On Thursday, 78-year-old Iwao Hakamada was released from a Tokyo prison after DNA testing excluded him as the source of blood left on key evidence in a 1960s murder of a four-member family. He had served nearly 50 years on death row. Activists and key people involved in the case, including the judge who originally sentenced Hakamada to death, say that the case was deeply flawed from the start and that the conviction was based largely on a coerced false confession and other evidence that may have been fabricated by the police.
New York Times
reported on Thursday that in 1966, the owner of a miso-making business and his family were murdered in their home in Tokyo. Their house was burglarized and set on fire; all four bodies were badly burned. A month after the crime, Hakamada, a then-employee at the miso company, was arrested and made to endure a more than 20-day long police interrogation in which he was violently beaten, deprived of sleep and forced to suffer indecent living conditions. At the end of the interrogation, Hakamada confessed to committing the murders, but retracted his statement soon after.
At trial, prosecutors said that a pair of blood stained pants that had been found in a tank of miso paste following the murders belonged to Hakamada and served as evidence of his guilt. Hakamada tried on the pants in court, but they didn’t fit; the pants were too small to be his. Despite the physical evidence not supporting the prosecution’s story, Hakamada was convicted and sentenced to death based on his confession.
Critics of Japan’s criminal justice system say that the injustice of Hakamada’s case is a byproduct of the country’s flawed interrogation practices. David T. Johnson, a professor at the University of Hawaii and an author of books on criminal justice in Japan, told the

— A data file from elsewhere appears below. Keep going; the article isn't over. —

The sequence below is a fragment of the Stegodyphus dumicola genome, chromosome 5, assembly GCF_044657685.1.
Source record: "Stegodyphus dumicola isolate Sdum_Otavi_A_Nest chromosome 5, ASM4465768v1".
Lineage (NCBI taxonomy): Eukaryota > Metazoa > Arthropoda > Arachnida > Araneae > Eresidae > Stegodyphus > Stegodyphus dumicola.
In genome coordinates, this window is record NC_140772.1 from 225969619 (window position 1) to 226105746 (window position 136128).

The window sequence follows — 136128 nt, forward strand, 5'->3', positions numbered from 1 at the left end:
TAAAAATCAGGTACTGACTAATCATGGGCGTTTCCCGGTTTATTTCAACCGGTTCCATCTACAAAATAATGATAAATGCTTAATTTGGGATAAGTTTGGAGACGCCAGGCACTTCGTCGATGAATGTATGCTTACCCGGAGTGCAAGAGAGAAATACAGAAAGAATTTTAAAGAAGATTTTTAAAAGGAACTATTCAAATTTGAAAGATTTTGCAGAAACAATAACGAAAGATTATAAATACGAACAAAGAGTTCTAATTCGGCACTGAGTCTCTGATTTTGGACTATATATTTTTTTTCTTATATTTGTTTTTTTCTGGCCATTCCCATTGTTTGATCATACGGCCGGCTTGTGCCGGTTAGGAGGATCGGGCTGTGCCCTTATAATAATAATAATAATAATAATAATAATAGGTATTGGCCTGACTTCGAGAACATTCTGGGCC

New York Times
, “When something goes wrong in Japanese criminal justice, it tends to happen in the interrogation room.” Japan’s current conviction rate is almost 100 percent, a rate that, according to critics, prosecutors can maintain given that the country’s criminal justice system relies heavily on coerced confessions as opposed to hard evidence.
Over the past several years, Japan has begun to usher in reforms to its criminal justice system. In 2009, the country introduced a jury system for most criminal cases. But, critics and activists say Hakamada’s case speaks to the need for more rapid change. David T. Johnson told the
, “Things are turning in the Japanese criminal justice system. But Japan is traveling that road very slowly.”
In Thursday’s announcement to release Hakamada, Hiroaki Murayama — the presiding judge— said, “the possibility of [Hakamada’s] innocence has become clear to a respectable degree, and it is unbearably unjust to prolong the defendant’s detention any further.”
Described as bewildered as he exited the prison doors, Hakamada, according to this family, shows signs of having a poor mental state. They fear that the near half century of wrongful imprisonment took an inevitable toll on his wellbeing. Over the years, they say that his letters to the family devolved into little more than gibberish. When his lawyers told him that he was finally being released from prison on Thursday, he said, “You lie. I’m finished.”
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